By Robert Romano
Normally, when the Senate passes a piece of legislation, and then the House passes something slightly different, it’s called the legislative process. Now, it’s a crisis.
“Shutdown Fears Rise as House Passes CR That Cannot Pass Senate,” blares one headline. “Shutdown specter rises once more,” warned another. Still another read, “Shutdown Looms as GOP Bends to Will of Tea Party.”
At issue? Just $1.6 billion of spending cuts to the Department of Energy’s lending programs — including those to the bankrupt firm, Solyndra — included in the House bill. The cuts would offset increases in disaster funding.
In principle, such an outcome might result in a conference committee being appointed to hash out differences between the two bills.
But over a measly $1.6 billion less money to a failed lending program for “green” energy, Democrats are instead threatening a government shutdown.
Virginia Democrat Senator Mark Warner blamed “a small group within the House of the tea party crowd” for the impasse. Senior White House advisor David Plouffe said, “We're not going to make progress on the deficit, on things we can do right now for jobs, on tax cuts, unless those 30 or 40 Tea Party members of the Republican House stop being the focal point of our discussion.”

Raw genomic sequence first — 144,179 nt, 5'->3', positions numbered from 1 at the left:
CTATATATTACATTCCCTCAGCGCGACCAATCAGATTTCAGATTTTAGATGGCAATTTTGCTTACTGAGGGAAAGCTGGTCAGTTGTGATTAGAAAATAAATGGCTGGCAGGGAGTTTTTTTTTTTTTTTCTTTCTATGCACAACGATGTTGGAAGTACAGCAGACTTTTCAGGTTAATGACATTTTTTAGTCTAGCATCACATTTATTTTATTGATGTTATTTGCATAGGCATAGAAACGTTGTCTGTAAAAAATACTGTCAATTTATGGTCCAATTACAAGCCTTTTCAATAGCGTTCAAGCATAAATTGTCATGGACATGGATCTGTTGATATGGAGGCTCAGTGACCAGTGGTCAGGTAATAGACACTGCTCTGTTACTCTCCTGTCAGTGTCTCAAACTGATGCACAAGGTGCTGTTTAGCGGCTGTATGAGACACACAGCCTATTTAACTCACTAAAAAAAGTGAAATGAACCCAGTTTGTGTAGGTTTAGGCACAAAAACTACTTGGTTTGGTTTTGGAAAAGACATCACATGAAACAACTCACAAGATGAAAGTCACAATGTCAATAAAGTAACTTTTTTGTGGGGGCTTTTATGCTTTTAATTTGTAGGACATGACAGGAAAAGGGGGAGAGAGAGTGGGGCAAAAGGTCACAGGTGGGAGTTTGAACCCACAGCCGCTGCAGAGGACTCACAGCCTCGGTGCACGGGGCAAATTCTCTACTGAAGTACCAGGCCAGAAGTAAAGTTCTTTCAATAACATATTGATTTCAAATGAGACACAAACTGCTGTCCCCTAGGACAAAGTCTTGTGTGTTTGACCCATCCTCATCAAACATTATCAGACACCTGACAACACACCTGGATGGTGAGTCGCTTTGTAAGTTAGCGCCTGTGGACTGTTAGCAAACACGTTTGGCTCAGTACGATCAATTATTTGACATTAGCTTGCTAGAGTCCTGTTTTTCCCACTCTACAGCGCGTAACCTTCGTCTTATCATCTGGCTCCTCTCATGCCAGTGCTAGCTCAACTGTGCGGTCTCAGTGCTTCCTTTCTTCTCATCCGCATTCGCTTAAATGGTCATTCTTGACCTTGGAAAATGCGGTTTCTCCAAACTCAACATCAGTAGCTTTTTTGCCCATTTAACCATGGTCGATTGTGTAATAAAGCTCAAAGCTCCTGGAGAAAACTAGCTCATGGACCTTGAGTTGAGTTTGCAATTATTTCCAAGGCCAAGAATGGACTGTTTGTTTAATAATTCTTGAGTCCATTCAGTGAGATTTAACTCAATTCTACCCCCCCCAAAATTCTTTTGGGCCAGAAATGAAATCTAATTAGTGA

There’s only one problem. When the House failed to pass a continuing resolution on Sept. 21, 48 House Republicans who voted no were demanding there be much, much more in spending cuts, not just a pathetic $1.6 billion. They did not get what they wanted, and on Sept. 23 practically the same exact resolution ultimately passed.
This underscores the true crisis in Washington, D.C., which is that no spending cuts of substance at all can be achieved. Not even miniscule cuts, despite a rapidly escalating national debt of $14.7 trillion projected to rise to $26 trillion by 2021.
At best, the tea party has managed to focus some attention on the perilous debt issue, but thus far has been shut out of making any significant reforms. A little more than $300 million in cuts was found in the previous 2011 continuing resolution, and only $31 billion in cuts out of the 2012 budget in the debt deal.
To put that in perspective, that’s a cut of less than 1 percent out of the $3.7 trillion budget.
Yet we are to believe that somehow, tea party objections are holding up the latest continuing resolution, which actually won’t cut spending at all. After all, the $1.6 billion of cuts in lending programs is an offset.
Since when has the tea party movement advocated not cutting anything at all? What a joke.
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